Gathering Fruitful Wisdom All Along Life’s Journey
Maybe you’ve heard this nugget: “Knowledge is knowing that a tomato is a fruit. Wisdom is not putting it in a fruit salad.” This phrase is attributed to the late British journalist and musician, Miles Beresford Kington. Who, incidentally also gave us “Franglais,” the blissful French-and-English combination that my friend Kent Evans loves using so often. I digress.
Is this an accurate depiction of wisdom? Is wisdom the same thing as knowledge? Are there different “kinds” of wisdom? Let’s explore five ways we can be wise about wisdom.
1. Recognizing patterns can unlock wisdom.
There is an app my sons and I have played with that shows us photos and we have to figure out the theme that connects the images. They are much better at it than I am! Some of the sets make it simple to find the connection, others are a bit more tricky. I believe one way we learn wisdom is by recognizing patterns we see every day – in our relationships, our jobs and our thoughts. Both the good and the bad. What to do, what to avoid.
2. Learning from our experiences helps.
Kevin Washburn in Architecture of Learning explains, “The brain receives and sorts sensory data causing patterns to emerge. The patterns direct the brain to search its long-term memory for previous experiences with similar data.” Your brain sorts new info into the patterns it has on file, and puts brand new info into a place to be sorted later. Our experiences can add to our wisdom.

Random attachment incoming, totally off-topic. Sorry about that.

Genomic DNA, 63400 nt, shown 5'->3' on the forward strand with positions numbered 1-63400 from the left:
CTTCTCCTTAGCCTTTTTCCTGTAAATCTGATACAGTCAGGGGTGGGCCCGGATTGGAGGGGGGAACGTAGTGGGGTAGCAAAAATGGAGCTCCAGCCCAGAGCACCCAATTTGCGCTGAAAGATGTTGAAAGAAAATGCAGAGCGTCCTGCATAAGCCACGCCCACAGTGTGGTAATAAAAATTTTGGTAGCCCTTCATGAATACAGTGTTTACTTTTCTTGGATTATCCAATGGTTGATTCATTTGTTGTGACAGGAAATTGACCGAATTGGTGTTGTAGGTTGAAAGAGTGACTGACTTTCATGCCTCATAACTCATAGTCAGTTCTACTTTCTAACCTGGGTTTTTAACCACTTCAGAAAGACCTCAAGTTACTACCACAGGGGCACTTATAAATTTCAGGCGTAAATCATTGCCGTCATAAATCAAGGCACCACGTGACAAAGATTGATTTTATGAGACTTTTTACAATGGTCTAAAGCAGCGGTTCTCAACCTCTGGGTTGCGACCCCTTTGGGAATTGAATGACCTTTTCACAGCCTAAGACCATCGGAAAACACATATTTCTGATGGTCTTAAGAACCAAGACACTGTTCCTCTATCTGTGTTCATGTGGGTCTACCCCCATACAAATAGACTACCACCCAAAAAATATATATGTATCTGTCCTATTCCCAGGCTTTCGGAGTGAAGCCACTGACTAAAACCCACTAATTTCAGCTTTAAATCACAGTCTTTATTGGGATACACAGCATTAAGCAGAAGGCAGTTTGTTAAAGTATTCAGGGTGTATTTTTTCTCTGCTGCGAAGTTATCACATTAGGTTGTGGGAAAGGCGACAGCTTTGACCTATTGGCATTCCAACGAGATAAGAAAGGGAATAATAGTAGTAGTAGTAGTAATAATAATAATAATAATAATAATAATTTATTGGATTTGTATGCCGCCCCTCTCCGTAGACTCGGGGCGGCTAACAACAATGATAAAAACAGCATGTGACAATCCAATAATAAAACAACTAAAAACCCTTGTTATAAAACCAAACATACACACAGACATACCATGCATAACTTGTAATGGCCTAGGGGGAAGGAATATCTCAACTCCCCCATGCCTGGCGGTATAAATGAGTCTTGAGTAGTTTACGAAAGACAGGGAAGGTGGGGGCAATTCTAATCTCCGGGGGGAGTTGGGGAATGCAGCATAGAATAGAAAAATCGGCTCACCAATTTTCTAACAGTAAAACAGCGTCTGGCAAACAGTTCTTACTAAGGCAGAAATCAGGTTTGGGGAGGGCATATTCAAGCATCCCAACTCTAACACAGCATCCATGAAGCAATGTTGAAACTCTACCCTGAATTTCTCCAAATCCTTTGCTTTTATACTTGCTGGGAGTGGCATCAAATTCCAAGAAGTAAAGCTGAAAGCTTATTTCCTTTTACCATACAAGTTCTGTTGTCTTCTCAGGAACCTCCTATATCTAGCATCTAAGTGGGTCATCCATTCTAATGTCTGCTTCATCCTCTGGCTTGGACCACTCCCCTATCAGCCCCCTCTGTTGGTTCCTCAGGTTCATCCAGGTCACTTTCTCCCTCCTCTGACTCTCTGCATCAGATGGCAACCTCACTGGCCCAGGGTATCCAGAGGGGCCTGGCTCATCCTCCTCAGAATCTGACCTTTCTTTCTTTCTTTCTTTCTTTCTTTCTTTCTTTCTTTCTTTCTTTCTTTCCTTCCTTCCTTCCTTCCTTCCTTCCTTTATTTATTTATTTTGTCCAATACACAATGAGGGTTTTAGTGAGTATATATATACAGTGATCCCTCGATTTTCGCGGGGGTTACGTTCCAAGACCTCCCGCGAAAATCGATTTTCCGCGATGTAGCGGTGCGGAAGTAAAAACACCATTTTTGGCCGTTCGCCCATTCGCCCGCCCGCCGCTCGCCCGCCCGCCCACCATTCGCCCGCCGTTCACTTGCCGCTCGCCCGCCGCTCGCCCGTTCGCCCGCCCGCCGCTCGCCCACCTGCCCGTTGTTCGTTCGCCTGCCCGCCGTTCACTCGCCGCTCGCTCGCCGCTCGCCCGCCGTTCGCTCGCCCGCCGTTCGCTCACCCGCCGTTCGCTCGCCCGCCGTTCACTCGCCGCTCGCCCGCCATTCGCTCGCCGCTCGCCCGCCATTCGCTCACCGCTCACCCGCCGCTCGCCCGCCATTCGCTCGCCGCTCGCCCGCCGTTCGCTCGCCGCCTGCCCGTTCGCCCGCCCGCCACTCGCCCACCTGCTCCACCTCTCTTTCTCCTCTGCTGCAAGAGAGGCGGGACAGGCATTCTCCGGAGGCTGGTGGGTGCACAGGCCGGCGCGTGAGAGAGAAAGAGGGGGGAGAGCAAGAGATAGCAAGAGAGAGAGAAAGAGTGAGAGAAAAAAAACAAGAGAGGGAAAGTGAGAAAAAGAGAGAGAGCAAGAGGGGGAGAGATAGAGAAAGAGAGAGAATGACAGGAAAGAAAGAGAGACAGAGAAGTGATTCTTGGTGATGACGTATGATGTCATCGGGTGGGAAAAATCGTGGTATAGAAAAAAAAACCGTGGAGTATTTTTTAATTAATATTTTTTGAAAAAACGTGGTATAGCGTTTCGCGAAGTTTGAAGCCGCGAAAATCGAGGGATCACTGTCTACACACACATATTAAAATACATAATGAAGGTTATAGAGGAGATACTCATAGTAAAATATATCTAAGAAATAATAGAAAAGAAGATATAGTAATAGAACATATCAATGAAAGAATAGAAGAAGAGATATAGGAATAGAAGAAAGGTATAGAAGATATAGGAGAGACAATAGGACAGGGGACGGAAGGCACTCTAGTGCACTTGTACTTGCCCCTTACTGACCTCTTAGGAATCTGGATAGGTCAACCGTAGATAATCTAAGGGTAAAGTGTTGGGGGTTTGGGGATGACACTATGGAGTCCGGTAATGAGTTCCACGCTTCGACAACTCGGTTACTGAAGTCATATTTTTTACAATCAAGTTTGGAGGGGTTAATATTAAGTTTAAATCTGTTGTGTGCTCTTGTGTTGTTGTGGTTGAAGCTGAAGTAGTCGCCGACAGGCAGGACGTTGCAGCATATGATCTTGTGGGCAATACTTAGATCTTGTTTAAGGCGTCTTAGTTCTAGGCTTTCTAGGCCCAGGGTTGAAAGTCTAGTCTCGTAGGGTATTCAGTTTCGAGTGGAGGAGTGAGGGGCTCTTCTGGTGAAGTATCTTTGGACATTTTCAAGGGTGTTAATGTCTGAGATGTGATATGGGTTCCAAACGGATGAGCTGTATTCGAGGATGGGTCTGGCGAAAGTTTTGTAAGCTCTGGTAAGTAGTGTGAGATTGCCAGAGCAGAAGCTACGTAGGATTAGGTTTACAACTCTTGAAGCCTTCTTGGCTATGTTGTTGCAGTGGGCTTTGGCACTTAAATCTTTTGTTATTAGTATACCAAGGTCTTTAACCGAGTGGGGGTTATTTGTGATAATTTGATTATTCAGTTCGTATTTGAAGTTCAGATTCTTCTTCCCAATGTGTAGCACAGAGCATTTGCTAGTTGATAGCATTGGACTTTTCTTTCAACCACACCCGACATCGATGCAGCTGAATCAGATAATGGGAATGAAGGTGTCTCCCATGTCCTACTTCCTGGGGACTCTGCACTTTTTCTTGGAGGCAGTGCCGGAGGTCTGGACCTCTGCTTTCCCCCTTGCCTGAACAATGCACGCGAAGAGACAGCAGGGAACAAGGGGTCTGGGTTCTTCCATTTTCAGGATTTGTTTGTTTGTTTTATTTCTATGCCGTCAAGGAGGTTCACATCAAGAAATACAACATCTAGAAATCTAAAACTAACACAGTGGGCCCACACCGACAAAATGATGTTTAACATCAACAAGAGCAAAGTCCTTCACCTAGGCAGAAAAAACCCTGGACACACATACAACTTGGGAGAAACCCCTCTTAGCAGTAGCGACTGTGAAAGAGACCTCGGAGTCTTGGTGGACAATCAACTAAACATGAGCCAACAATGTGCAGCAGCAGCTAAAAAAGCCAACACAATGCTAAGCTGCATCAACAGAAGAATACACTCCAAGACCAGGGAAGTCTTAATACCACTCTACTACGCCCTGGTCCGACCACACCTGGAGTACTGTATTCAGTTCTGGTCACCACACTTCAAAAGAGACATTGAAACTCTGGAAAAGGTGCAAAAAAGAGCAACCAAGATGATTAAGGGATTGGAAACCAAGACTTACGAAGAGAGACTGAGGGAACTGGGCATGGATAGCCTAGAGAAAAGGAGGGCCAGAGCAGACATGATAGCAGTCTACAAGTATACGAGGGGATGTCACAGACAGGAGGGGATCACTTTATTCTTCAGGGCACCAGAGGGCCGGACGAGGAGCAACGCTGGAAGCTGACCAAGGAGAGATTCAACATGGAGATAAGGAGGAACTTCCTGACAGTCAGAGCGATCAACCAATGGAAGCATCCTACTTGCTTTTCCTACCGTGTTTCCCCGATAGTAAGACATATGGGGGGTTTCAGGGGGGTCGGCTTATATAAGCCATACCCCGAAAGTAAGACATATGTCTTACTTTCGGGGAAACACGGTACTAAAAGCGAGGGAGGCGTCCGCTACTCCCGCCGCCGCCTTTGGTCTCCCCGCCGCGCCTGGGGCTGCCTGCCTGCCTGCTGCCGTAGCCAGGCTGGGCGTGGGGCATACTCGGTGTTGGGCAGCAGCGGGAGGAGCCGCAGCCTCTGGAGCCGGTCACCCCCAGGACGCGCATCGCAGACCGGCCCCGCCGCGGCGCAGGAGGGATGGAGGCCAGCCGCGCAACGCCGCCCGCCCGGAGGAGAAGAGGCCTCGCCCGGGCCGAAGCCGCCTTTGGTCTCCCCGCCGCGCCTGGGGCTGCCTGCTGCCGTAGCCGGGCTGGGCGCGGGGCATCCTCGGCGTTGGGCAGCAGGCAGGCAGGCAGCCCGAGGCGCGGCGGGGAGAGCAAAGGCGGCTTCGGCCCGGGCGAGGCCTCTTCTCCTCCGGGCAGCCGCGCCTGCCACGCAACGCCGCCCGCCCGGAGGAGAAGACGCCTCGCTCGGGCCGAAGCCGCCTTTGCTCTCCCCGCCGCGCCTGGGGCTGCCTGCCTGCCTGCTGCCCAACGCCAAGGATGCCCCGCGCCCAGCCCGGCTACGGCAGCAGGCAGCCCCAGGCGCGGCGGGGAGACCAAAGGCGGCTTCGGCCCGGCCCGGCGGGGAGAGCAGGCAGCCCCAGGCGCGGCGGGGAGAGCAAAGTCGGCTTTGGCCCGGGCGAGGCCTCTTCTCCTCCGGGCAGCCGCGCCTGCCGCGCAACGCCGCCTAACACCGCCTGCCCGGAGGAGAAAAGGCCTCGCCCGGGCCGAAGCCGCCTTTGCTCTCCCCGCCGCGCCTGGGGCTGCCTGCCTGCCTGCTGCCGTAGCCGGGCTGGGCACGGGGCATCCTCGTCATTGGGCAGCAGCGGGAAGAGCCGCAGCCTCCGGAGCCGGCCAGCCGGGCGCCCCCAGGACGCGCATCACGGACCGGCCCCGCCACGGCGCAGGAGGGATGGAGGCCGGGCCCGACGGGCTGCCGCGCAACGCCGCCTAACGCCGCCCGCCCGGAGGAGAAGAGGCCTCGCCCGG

3. Wisdom is brought and borrowed.
My friend Doug Michael is a wise fellow. He says there are two types of wisdom: wisdom you bring based on your own experiences; and, wisdom you borrow from others’ experiences. Think of how many men you know. How much wisdom might you borrow from them?
4. Wisdom can be taught and caught.
We covered this in a previous blog. Simply put, we can learn a lot by observing people, not just having them teach you. Proverbs 13:20 says “walk with the wise and become wise, for a companion of fools suffers harm.” You’ve likely heard the quote, “Show me your friends, and I’ll show your future.” Do you have wise friends? What about your kids?
Even so, do more experiences and keen observation equal more wisdom? Well, yes and no. Jesus’ parables often leveraged people’s experiences as He referenced the way things were to get them oriented. But, He also gave them new information to renew (and shape) their minds, like “going the extra mile” or “turning the other cheek.” He referenced their patterns, but he broke them, too.
5. True wisdom is found in God.
But the most valuable wisdom of all is the wisdom that you do not get from the school of hard knocks or from superior powers of perception. It’s the wisdom that comes directly from above. “The fear of the Lord is the beginning of wisdom.” (Proverbs 9:10) Like James 1:5 says, “If any of you lacks wisdom, let him ask God, who gives generously.” How much wisdom could you gain by planting you and your son around other men and boys who have a healthy fear of God? By combining the experiences of the men in the room with the inerrant word of God? This would probably be more (eh-hem) fruitful than learning not to put tomatoes in a fruit salad.
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